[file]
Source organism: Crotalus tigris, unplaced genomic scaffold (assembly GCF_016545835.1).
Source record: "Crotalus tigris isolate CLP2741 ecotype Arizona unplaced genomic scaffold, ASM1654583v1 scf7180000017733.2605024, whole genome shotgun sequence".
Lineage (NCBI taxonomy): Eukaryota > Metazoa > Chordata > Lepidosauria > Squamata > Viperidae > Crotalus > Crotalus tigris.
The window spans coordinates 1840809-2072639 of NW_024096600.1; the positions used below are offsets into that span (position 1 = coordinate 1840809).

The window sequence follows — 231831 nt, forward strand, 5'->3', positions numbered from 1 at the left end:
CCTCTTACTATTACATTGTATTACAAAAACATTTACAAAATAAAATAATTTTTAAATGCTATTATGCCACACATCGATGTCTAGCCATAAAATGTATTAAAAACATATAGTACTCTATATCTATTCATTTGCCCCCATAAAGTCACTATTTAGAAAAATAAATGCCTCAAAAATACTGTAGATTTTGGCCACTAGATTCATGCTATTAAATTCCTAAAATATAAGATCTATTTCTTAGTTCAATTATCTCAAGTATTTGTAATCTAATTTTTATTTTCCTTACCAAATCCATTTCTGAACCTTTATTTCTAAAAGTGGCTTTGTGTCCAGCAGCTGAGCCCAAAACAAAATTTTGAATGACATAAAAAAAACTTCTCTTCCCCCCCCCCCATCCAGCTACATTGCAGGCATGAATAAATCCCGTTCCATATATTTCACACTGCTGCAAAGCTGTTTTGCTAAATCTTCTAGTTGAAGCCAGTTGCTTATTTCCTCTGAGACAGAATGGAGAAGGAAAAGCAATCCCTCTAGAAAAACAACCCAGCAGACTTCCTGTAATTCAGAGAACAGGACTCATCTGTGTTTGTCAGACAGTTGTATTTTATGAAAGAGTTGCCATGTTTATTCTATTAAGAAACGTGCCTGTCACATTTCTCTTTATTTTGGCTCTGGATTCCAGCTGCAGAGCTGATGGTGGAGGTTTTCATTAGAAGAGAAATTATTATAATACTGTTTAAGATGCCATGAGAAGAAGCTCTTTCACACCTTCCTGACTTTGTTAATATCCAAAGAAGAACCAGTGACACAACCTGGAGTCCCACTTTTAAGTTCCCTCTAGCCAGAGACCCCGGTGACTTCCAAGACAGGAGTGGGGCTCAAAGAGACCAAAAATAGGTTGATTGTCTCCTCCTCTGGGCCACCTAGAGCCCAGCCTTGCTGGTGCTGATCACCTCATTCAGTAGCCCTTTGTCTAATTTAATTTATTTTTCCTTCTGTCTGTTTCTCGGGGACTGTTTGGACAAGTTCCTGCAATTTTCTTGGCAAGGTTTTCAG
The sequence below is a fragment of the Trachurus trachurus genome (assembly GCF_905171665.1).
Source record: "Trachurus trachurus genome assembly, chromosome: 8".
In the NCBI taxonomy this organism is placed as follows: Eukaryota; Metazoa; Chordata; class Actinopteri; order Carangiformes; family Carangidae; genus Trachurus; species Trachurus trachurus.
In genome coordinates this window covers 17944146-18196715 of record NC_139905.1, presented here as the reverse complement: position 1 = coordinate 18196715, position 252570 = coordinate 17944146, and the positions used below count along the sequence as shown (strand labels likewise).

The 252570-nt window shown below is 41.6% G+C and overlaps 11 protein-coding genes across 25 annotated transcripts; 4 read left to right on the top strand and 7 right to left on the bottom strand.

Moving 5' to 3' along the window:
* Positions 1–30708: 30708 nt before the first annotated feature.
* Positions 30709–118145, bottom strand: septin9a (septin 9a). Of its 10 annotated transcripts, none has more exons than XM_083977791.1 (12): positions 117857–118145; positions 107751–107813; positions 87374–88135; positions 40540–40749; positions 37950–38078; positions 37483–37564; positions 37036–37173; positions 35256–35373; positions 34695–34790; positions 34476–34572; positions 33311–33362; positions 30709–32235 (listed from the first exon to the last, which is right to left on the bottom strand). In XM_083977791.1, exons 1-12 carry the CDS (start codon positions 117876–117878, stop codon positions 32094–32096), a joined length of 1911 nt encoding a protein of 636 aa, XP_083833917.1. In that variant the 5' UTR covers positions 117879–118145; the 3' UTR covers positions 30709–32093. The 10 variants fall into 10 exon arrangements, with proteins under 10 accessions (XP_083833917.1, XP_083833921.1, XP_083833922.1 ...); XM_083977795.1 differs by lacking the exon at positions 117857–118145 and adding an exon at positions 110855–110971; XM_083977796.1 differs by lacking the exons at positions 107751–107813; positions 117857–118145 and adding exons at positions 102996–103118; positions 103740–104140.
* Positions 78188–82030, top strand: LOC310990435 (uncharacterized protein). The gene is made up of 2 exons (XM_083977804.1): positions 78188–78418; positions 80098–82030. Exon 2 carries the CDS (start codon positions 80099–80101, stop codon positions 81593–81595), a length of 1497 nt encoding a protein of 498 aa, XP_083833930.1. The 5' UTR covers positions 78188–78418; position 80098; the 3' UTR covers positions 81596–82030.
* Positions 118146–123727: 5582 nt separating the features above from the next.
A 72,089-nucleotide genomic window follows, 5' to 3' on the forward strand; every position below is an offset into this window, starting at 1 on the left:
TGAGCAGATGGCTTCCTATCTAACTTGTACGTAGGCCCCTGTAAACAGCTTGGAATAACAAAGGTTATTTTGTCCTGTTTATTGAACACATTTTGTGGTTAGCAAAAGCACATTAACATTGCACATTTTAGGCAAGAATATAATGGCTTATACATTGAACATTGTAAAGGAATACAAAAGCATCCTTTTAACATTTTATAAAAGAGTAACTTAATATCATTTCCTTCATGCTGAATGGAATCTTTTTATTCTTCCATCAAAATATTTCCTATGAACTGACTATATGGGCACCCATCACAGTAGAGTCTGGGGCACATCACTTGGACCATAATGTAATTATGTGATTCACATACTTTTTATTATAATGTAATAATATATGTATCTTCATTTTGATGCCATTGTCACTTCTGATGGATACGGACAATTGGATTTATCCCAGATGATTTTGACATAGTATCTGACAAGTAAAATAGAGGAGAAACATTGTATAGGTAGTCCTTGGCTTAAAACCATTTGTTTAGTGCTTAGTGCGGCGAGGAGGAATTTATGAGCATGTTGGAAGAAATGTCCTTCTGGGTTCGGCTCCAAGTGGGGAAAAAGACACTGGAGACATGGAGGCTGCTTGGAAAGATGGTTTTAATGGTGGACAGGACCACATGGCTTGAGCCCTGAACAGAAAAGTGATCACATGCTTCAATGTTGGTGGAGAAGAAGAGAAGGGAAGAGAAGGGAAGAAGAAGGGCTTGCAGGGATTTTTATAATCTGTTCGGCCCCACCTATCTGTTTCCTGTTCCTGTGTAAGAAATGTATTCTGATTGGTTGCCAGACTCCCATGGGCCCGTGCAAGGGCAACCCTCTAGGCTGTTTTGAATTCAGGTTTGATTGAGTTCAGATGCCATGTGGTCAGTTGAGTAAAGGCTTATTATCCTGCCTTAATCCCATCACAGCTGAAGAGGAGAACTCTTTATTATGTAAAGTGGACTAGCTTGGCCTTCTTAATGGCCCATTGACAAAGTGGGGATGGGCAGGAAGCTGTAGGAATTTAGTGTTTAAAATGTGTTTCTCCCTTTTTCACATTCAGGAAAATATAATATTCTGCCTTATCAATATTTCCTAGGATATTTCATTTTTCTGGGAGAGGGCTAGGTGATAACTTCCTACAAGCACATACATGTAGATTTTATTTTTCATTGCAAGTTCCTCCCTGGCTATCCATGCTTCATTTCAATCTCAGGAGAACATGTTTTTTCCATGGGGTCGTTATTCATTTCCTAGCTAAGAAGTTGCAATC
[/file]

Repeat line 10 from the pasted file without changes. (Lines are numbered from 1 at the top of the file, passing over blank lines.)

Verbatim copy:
In genome coordinates this window covers 17944146-18196715 of record NC_139905.1, presented here as the reverse complement: position 1 = coordinate 18196715, position 252570 = coordinate 17944146, and the positions used below count along the sequence as shown (strand labels likewise).